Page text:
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Plunging into the battle against health disparities

Geisel students, faculty, and staff took a mid-winter swim to raise money for the Center for Health Equity.

On a cold day in February, dozens of Geisel students, faculty, and staff took a stand—and a dive—for an important cause. As part of Dartmouth's Winter Carnival, they plunged into the frigid waters of Occom Pond to support the proposed founding of the Center for Health Equity. The center, which recently received final approval, will combine several existing programs under one roof, including the Rural Health Scholars and Urban Health Scholars, and lead to the development of new opportunities for medical students.

Lisa Adams ('90), the director of the Center for Health Equity and the associate dean for global health at Geisel, says that it was primarily the students who drove the creation of the center. She notes that students will be able to find guidance on how to become involved in working with underserved populations, whether they are looking for their first exposure or have years of experience and want help integrating such work into their career path. "It's meant to be a resource center, a place for students to explore and ensure they are well prepared to undertake such opportunities," she says.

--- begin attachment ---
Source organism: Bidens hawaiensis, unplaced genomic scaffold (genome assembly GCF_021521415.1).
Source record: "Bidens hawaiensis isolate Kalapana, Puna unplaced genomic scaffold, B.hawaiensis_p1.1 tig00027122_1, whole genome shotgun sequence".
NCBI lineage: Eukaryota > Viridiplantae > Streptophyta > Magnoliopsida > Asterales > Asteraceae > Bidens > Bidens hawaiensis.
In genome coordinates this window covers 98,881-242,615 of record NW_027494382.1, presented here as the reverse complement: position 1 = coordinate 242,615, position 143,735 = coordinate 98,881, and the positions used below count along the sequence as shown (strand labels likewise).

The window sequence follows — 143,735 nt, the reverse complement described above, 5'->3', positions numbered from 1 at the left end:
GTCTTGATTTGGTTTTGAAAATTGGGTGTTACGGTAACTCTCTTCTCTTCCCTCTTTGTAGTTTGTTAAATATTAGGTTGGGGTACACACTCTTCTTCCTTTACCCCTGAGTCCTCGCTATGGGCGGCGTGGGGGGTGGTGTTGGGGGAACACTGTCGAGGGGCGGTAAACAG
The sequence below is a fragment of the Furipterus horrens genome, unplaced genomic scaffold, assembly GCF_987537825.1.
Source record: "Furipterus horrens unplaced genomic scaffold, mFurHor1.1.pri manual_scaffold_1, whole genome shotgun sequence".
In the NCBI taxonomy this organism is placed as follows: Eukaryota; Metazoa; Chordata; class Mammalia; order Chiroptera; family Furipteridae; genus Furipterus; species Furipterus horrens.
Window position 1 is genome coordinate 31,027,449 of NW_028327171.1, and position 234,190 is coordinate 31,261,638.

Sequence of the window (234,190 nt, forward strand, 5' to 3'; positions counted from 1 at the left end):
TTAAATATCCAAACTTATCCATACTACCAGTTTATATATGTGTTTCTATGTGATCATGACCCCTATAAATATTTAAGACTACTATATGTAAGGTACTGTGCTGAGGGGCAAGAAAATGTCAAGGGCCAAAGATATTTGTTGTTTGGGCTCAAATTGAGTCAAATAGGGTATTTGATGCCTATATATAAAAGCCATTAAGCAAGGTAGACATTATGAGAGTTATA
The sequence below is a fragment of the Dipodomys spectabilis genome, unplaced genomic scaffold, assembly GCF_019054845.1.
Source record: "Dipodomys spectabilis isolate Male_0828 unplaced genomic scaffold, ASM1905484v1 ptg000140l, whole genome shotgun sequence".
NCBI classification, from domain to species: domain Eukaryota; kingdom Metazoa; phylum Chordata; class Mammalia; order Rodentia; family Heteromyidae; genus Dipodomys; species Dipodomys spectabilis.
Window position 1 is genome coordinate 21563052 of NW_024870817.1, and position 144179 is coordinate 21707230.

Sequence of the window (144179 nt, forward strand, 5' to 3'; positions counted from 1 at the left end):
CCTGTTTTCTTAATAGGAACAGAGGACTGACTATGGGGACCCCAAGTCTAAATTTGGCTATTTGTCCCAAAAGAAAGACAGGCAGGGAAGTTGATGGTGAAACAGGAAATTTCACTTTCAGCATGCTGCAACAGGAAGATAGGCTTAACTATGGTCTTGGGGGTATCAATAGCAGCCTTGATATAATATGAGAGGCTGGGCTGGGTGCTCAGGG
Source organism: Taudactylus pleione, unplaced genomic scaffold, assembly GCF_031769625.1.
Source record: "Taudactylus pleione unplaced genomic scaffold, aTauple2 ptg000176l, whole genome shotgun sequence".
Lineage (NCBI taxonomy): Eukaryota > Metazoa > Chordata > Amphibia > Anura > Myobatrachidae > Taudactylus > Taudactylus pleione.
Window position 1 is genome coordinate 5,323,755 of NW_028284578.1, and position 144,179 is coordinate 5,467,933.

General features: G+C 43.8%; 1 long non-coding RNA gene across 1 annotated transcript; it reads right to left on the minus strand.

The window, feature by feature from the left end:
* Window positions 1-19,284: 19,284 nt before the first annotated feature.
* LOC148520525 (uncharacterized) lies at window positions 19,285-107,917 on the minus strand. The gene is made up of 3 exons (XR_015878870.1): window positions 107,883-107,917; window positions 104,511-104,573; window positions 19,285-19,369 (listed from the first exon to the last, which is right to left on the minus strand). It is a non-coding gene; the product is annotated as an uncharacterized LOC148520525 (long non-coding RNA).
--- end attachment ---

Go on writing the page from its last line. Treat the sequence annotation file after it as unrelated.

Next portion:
Another part of the center's mission will be to help connect students with faculty who are involved in projects related to health equity. "The more students can work with our faculty who are engaged in these kinds of projects, the more enriching the experiences will be," she says.

The center will also facilitate research related to providing care to underserved populations, in part by bringing together researchers from many different disciplines. "We know that the approaches that we're going to have to take to address health inequities and reduce health disparities are complex," Adams says. "Therefore the solutions are going to have to be multidisciplinary, so I would really love to see some opportunities for working across the campus with students and faculty from the college and the other professional schools."

Adams believes that the experiences students gain through working with underserved populations will help them throughout their career, regardless of their field. "In most if not all patient interactions, there are cross-cultural differences that one should be aware of and attentive to," she says. "We want our students to be very reflective about how they are approaching this interaction."

Adams was among the members of the Geisel community who took part in the dive to support the center. "It was a great bonding experience," she says. For the students who plunged into Occom Pond, taking the next step in contributing to health equity should be easy in comparison.

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